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Beta Cells Turn Younger, Not Older, During Type II Diabetes

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By Anette Breindl
Science Editor

In findings that, in the opinion of senior author Domenico Accili, turn the current approach to treating Type II diabetes on its head, researchers at Columbia University have discovered that in Type II diabetes, the insulin-producing pancreatic beta cells whose failure is at the core of the disease do not die. Quite the opposite: They become more stem cell-like.

That's the conclusion that Accili, who is at Columbia University, and his colleagues reached after performing lineage tracing studies on pancreatic beta cells in mouse models of Type II diabetes.

"It is remarkable that during a disease process such as Type II diabetes, cells lose their specialized properties and become more stem-like," Accili told BioWorld Today. "It's known in a culture dish. But that it happens in an animal during a disease state is novel. . . . I'm not sure there is any precedent for it."

In fact, the findings, which appeared in the Sept. 13, 2012, issue of Cell, are pretty much the opposite of what the team expected when they started their tracing studies.

The work was part of a study on the transcription factor FOXO1, which Accili described as an "overarching interest" of his research.

"What we were trying to demonstrate was that it is important for the sensing of nutrients – how cells behave when there are sugars and lipids around," Accili said.

Normally, FOXO1 is inactive when nutrients are present. But when cells are stressed through rapid changes in nutrient levels – as is often the case during the stage that precedes outright diabetes – FOXO1 first becomes activated, but ultimately is silenced.

Accili and his team wanted to see whether those changes in FOXO1 activity were a cause, or a consequence, of diabetes, and so they first looked at FOXO1 knockout mice. Such animals became extremely sensitive to cellular stress and were more likely than controls to develop diabetes during pregnancy and as they aged.

Those findings showed that changes in FOXO1 expression are a cause of diabetes and not just one of its symptoms. But the real surprise came when the team performed lineage tracing studies to see what happened to pancreatic beta cells. Specifically, they wanted to see whether pancreatic beta cells died during diabetes – which was Accili's hunch – or whether they simply became less functional.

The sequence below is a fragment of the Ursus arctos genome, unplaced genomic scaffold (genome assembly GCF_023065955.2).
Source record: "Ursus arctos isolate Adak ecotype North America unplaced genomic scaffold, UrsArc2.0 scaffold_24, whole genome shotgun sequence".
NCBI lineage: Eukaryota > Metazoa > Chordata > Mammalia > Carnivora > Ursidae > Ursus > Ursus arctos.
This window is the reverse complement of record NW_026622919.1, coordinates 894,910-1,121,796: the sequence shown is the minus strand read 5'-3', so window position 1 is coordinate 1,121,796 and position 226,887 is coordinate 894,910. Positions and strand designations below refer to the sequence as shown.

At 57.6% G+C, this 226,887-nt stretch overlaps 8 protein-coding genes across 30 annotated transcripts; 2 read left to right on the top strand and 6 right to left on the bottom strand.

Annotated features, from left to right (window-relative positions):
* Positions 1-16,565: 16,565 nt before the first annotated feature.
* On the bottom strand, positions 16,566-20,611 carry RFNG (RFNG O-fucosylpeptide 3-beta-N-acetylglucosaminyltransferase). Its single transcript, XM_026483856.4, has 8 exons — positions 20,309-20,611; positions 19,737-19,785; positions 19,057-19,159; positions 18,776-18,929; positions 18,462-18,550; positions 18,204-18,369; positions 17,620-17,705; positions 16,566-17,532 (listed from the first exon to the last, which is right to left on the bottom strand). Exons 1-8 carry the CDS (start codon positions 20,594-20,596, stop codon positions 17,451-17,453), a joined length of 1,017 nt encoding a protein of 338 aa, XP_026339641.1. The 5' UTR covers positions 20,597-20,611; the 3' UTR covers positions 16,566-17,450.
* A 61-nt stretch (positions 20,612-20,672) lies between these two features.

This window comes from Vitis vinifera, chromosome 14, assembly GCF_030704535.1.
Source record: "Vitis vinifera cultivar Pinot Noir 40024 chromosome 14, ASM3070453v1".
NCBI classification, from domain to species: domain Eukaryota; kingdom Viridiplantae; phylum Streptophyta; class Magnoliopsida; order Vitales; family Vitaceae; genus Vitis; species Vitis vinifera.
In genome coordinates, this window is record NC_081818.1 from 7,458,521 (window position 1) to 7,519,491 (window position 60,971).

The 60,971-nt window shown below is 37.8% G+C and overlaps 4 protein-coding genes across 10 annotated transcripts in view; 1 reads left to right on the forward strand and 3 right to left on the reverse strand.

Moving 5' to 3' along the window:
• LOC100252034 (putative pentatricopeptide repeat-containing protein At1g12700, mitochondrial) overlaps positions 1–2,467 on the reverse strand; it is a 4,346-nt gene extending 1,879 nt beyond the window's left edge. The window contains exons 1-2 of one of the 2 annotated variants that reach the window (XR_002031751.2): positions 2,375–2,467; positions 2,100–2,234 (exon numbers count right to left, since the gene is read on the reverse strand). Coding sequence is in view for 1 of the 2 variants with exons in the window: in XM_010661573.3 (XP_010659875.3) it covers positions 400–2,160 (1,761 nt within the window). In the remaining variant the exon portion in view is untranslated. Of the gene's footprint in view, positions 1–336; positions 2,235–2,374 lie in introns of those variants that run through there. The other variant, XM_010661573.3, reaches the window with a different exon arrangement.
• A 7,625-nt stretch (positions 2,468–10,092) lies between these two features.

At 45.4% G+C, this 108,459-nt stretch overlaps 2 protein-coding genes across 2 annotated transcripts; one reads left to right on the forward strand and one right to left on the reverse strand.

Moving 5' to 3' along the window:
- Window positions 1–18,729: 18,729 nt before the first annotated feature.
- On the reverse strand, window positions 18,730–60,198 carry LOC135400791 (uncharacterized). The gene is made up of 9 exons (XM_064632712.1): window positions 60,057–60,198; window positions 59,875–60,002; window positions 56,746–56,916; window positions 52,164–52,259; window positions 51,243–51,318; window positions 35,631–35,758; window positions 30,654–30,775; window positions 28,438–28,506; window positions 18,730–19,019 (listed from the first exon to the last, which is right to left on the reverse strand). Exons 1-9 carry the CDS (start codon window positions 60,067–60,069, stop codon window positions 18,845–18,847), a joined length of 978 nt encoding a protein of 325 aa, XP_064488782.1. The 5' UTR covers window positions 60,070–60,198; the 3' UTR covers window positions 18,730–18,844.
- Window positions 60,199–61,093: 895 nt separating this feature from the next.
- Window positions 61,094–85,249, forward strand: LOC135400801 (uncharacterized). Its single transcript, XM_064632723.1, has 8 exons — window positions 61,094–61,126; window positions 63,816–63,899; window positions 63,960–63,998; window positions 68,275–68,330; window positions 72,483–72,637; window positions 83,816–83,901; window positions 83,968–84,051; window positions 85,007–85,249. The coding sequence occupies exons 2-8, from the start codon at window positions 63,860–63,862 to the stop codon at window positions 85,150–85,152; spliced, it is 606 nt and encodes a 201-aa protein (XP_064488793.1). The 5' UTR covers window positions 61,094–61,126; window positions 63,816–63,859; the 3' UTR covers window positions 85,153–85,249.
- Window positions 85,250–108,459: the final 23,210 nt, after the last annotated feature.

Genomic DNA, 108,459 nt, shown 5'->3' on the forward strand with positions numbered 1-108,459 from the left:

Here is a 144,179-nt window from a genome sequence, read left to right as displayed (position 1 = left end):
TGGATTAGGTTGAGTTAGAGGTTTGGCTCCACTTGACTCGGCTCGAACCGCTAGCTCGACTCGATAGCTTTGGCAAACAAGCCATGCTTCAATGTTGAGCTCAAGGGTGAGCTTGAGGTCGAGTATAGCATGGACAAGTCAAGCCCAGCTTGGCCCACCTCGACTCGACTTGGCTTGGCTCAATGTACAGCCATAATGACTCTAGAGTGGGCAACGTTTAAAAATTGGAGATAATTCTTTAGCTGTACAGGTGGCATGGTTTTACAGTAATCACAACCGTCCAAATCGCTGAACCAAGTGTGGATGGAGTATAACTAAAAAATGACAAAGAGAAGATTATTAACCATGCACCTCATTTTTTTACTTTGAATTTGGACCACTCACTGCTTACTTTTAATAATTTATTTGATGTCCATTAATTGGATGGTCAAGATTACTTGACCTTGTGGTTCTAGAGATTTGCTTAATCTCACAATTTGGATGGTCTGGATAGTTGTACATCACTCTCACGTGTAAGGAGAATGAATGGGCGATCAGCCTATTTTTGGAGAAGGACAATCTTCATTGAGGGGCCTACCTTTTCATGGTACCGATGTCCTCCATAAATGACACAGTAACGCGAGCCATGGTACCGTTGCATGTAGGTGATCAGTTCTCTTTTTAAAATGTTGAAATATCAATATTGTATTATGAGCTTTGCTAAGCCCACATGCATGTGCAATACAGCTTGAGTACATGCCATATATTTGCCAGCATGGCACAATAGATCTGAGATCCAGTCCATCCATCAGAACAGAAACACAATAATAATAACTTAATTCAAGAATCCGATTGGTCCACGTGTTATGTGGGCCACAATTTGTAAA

"We were expecting cell death," Accili said. Instead, the pancreatic beta cells "were still alive. But they had lost all the properties that allow us to call a beta cell a beta cell" – most notably, they no longer produced insulin.

That, he added, led naturally to the next question: "If they are not beta cells, what are they?"

The answer was twofold. Many of the pancreatic beta cells started expressing markers of stem and progenitor cells. Some of those progenitor cells, in turn, went over to the dark side altogether. They ultimately turned into glucagon-producing alpha cells, a cell type that raises blood sugar. The last two diabetes drugs approved by the FDA, Accili noted, target glucagon production rather than focusing on insulin.

For now, the findings are in the realm of basic research. But they do, Accili said, basically imply that the current treatment of diabetes is exactly backward.

Rather than trying to "flog" beta cells into producing more insulin, he said, treatments should aim at "giving beta cells a rest" to allow them to recover rather than doing the cellular equivalent of curling up in the fetal position. Such a change in strategy, he said, would be "a real sea change."

Accili and his team currently are investigating whether the same process of beta cell de-differentiation takes place in humans. If it does, then longer term, a possible treatment option might be to coax progenitor cells back into beta cell status. Looking on the bright side, the fact that beta cells can turn into alpha cells via a less differentiated intermediate, he said, shows that "progenitor cells retain the ability to give rise to a fully differentiated cell. It's just not the one we wanted" – at least for the time being.